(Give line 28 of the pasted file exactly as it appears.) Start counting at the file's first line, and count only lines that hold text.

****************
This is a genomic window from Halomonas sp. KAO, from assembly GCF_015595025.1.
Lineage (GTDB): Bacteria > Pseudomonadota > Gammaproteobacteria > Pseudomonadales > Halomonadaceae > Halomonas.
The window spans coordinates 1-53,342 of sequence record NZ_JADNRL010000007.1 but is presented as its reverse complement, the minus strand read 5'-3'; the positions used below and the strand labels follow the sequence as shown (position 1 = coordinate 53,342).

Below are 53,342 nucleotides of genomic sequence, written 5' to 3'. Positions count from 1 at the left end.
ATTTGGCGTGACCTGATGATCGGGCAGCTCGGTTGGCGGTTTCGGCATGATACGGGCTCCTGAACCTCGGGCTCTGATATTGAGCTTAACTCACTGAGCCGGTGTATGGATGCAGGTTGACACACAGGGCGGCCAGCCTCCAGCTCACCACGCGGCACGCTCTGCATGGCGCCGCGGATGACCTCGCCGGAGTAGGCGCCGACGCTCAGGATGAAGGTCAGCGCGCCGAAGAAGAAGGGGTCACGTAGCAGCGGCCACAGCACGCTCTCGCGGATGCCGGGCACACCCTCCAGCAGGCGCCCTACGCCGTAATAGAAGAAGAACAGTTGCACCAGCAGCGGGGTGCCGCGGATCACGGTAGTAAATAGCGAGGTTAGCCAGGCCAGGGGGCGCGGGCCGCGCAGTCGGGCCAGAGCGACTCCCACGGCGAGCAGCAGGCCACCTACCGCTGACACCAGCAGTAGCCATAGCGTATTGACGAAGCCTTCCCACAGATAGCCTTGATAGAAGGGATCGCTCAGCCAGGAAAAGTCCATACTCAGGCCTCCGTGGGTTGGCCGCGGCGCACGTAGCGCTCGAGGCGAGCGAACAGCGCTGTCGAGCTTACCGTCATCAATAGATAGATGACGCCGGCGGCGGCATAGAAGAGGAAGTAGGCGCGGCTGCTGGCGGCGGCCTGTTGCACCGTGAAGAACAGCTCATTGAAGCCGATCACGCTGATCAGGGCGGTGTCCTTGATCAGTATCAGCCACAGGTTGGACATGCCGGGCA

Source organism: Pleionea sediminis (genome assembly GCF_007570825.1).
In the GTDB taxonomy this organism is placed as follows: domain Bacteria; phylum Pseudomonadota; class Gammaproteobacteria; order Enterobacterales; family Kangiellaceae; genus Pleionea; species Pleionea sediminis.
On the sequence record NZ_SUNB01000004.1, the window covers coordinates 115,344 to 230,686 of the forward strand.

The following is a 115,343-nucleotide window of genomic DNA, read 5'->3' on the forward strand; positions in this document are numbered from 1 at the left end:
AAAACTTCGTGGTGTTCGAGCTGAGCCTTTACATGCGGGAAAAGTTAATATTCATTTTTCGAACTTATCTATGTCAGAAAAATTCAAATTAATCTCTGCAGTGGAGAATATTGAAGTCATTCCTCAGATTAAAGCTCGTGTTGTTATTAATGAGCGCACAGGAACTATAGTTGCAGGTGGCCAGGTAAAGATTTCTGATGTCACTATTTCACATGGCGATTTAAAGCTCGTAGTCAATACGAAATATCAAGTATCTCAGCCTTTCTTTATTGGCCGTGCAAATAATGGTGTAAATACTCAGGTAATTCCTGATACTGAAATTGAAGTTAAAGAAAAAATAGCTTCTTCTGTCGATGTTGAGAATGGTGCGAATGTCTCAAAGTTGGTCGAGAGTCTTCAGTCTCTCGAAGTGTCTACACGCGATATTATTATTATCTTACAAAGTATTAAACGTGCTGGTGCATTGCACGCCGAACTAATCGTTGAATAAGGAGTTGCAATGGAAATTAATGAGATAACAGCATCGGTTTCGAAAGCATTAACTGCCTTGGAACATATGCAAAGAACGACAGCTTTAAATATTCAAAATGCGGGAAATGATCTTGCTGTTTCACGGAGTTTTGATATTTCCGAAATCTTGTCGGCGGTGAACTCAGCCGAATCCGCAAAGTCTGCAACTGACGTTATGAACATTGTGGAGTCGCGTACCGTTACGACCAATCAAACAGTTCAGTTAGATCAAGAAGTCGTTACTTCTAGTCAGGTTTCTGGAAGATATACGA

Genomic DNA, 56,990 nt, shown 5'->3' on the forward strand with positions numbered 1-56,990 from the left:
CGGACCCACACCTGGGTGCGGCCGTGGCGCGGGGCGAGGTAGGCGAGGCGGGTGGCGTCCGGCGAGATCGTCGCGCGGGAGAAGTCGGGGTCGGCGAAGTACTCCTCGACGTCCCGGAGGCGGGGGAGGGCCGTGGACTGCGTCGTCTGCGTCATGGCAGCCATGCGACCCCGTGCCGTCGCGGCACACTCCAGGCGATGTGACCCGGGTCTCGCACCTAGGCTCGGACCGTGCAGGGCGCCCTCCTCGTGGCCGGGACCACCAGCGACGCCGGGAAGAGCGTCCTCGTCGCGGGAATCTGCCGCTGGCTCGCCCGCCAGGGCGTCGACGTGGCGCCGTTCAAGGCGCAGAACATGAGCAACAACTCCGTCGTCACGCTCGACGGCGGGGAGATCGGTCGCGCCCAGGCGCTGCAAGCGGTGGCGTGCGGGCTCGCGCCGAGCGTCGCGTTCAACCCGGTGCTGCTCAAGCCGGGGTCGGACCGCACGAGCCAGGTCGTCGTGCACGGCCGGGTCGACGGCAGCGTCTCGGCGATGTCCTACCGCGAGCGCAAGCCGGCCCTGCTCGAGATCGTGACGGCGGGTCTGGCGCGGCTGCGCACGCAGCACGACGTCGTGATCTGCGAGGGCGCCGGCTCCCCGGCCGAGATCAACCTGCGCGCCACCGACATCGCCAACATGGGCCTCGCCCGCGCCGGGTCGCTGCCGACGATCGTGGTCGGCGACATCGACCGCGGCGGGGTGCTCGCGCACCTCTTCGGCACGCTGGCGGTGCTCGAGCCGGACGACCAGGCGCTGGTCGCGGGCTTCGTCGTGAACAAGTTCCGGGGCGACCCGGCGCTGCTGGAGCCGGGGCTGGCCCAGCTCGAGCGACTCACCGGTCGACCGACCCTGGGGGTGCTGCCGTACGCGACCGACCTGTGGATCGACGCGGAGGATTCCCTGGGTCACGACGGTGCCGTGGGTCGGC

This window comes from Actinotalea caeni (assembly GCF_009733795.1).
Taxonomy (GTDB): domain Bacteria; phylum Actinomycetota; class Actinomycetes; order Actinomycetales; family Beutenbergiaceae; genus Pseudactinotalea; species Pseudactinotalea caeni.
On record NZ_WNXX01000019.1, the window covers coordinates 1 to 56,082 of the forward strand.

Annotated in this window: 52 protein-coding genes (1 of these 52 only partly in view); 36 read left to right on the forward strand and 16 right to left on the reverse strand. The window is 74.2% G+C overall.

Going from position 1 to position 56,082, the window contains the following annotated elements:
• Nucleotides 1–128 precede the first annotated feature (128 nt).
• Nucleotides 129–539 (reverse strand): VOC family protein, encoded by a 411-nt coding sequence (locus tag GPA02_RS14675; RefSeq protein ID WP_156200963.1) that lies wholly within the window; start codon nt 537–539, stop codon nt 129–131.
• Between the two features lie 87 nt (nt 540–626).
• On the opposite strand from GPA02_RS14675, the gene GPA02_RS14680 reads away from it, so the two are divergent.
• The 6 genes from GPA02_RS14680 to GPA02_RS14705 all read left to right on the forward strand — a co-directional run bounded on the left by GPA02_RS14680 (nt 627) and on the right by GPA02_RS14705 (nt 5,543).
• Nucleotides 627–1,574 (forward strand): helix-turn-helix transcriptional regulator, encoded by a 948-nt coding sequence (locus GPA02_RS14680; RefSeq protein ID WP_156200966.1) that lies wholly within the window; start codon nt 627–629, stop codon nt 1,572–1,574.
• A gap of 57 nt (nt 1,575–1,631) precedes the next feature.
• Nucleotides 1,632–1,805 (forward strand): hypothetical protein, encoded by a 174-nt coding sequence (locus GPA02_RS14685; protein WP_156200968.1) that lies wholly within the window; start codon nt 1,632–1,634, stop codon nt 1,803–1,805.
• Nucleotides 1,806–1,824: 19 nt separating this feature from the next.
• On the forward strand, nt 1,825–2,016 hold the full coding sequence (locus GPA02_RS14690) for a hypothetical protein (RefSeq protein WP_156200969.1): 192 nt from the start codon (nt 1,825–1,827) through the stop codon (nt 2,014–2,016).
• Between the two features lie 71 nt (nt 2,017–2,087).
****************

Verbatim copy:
• Between the two features lie 71 nt (nt 2,017–2,087).